The research firm came up with a list of the best companies to own based on ones to which Morningstar analysts assign a wide moat.
With the S&P 500 dropping 25% year to date, you may be looking for buying opportunities in the stock market.
Morningstar came up with a list of the “best companies to own.” The companies are ones to which Morningstar analysts assign a wide moat. That means the analysts think they have competitive advantages that will help them produce returns that outweigh their costs for the next 20 years.
The companies have predictable cash flows and make smart decisions about how they manage and invest their money, Morningstar said.
Here are some stocks that appear on the list, and all of them are undervalued, according to Morningstar analysts.
Anheuser-Busch InBev (BUD) Berkshire Hathaway (BRK.B) GSK (GSK) , a U.K. drug company Emerson Electric (EMR) , an engineering companyMicrosoft (MSFT) Walt Disney (DIS) Nike (NKE) Comcast (CMCSA) Domino’s Pizza (DPZ) Starbucks (SBUX)
Morningstar’s Take on Berkshire Hathaway
Morningstar analyst Greggory Warren puts fair value for the stock at $357. It recently traded at $273.
“We continue to believe that [Warren Buffett-led] Berkshire, owing to its diversification and its lower overall risk profile, offers one of the better risk-adjusted return profiles in the financial-services sector,” Warren wrote in a commentary.
The company “remains a generally solid candidate for downside protection during market selloffs,” he said.
“We continue to be impressed by Berkshire’s ability in most years to generate high-single- to double-digit growth in book value per share, comfortably above our estimate of its cost of capital.”
Morningstar’s Take on Emerson Electric
Morningstar analyst Joshua Aguilar puts fair value for the stock at $113. It recently traded at $78.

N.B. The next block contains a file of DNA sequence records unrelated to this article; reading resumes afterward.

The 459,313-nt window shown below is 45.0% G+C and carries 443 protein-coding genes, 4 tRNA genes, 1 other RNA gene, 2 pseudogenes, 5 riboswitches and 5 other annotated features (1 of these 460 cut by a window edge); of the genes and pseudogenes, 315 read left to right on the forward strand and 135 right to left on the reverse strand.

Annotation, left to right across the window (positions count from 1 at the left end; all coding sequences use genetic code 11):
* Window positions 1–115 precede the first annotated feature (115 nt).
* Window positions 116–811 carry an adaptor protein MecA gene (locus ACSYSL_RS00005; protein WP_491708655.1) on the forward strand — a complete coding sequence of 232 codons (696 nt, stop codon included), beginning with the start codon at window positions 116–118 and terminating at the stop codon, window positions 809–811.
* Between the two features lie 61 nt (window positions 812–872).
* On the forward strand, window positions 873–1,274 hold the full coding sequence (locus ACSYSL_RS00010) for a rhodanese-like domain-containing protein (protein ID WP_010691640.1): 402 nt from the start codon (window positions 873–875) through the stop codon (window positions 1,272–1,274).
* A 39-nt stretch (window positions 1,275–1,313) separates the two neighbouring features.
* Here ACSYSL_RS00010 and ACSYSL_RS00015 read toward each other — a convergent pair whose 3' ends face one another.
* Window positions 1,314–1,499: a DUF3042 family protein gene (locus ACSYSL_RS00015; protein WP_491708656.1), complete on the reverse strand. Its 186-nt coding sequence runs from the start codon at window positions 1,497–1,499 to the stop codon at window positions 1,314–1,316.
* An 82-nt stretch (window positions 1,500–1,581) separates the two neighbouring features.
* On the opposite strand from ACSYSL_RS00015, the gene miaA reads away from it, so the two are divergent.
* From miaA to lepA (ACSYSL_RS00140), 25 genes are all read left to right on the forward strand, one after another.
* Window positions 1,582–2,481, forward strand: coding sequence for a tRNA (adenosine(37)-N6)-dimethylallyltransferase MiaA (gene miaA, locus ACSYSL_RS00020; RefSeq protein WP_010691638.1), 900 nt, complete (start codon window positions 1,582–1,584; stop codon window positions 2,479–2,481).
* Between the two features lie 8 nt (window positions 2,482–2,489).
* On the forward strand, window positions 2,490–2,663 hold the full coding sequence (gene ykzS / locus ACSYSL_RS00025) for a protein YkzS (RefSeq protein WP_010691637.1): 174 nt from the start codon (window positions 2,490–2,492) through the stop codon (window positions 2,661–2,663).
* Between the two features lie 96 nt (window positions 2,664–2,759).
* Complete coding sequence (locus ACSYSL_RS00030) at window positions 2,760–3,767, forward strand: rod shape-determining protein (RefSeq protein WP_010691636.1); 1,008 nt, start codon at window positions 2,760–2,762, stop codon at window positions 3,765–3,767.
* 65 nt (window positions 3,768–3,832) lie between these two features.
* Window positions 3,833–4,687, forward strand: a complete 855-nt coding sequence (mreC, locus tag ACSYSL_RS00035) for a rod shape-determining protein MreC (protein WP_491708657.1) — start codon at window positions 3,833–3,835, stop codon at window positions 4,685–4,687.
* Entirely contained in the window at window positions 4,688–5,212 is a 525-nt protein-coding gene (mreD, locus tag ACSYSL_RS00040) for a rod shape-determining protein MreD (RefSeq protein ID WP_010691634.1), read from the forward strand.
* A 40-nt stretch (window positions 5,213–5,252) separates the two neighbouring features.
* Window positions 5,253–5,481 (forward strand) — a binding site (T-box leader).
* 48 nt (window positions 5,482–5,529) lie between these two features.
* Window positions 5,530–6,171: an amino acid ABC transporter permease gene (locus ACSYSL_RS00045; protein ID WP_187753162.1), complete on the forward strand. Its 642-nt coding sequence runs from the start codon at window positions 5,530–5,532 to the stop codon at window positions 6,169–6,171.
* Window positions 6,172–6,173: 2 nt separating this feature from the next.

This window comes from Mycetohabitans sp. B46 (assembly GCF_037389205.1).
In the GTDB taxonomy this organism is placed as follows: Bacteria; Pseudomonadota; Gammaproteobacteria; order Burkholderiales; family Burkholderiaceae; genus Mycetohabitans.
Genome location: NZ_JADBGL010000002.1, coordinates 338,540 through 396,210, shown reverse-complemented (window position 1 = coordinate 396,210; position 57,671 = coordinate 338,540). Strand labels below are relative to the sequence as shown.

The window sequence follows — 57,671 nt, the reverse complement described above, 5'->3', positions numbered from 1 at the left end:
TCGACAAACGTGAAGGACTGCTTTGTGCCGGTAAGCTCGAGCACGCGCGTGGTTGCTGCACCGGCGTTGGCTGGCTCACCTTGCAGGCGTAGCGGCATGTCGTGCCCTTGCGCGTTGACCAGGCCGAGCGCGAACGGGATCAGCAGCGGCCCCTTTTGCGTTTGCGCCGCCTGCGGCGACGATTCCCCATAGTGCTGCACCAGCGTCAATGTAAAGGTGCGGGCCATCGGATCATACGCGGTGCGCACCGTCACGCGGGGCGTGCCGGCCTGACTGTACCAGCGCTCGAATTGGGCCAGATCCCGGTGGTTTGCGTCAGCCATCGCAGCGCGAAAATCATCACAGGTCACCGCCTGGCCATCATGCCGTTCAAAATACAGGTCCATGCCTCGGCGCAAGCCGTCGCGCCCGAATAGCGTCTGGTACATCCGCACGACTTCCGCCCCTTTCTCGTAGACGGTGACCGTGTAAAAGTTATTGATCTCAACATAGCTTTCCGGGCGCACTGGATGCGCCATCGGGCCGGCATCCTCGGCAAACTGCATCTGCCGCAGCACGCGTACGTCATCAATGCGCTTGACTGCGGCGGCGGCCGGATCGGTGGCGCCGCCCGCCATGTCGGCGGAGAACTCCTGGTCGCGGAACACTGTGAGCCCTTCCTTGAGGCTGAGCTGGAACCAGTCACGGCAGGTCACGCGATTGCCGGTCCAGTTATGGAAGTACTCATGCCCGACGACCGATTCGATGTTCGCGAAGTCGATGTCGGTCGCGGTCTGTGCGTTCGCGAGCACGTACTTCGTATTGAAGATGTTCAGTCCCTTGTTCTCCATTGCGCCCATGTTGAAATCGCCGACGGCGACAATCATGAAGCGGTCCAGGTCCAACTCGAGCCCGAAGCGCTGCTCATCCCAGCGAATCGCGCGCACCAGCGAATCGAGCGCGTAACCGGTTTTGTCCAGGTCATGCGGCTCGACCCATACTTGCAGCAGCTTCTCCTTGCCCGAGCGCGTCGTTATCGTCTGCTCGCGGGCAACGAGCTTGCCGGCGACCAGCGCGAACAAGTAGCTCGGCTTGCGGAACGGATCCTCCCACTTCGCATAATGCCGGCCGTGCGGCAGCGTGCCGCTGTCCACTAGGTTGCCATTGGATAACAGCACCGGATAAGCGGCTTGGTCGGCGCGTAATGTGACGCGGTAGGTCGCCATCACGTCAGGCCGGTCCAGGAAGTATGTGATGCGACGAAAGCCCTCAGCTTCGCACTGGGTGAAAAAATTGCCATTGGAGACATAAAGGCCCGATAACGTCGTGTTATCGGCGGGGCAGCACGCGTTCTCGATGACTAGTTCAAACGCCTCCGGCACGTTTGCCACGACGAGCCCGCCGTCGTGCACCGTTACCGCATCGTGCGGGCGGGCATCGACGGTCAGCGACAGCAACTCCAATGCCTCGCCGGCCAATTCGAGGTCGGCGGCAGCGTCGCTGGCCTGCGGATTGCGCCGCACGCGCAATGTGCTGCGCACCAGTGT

“Emerson Electric is the undisputed powerhouse in process manufacturing on the west side of the Atlantic,” he wrote in a commentary. “Emerson is poised for several years of positive organic growth.”
The company’s “total addressable automation market, both served and unserved, totals over $200 billion,” Aguilar said.
“Emerson holds either first or second share in a variety of product categories. Depending on the category, Emerson holds roughly mid-teens market share.”
Meanwhile, “share from established firms remains somewhat fragmented, suggesting a large runway for [Emerson’s] growth,” Aguilar said.
Morningstar’s Take on Nike
Morningstar analyst David Swartz puts fair value for the stock at $129. It recently traded at $88.
“We view Nike as the leader of the athletic apparel market and believe it will overcome current challenges, despite near-term inventory and economic issues,” he wrote in a commentary.
“Nike, the largest athletic footwear brand in all major categories and in all major markets, dominates categories like running and basketball with popular shoe styles.”
The company “does face significant competition, [but] we believe it has proven over a long period that it can maintain share and pricing,” Swartz said.
One smart strategy: “Nike has invested in its direct-to-consumer network while cutting wholesale accounts,” he said.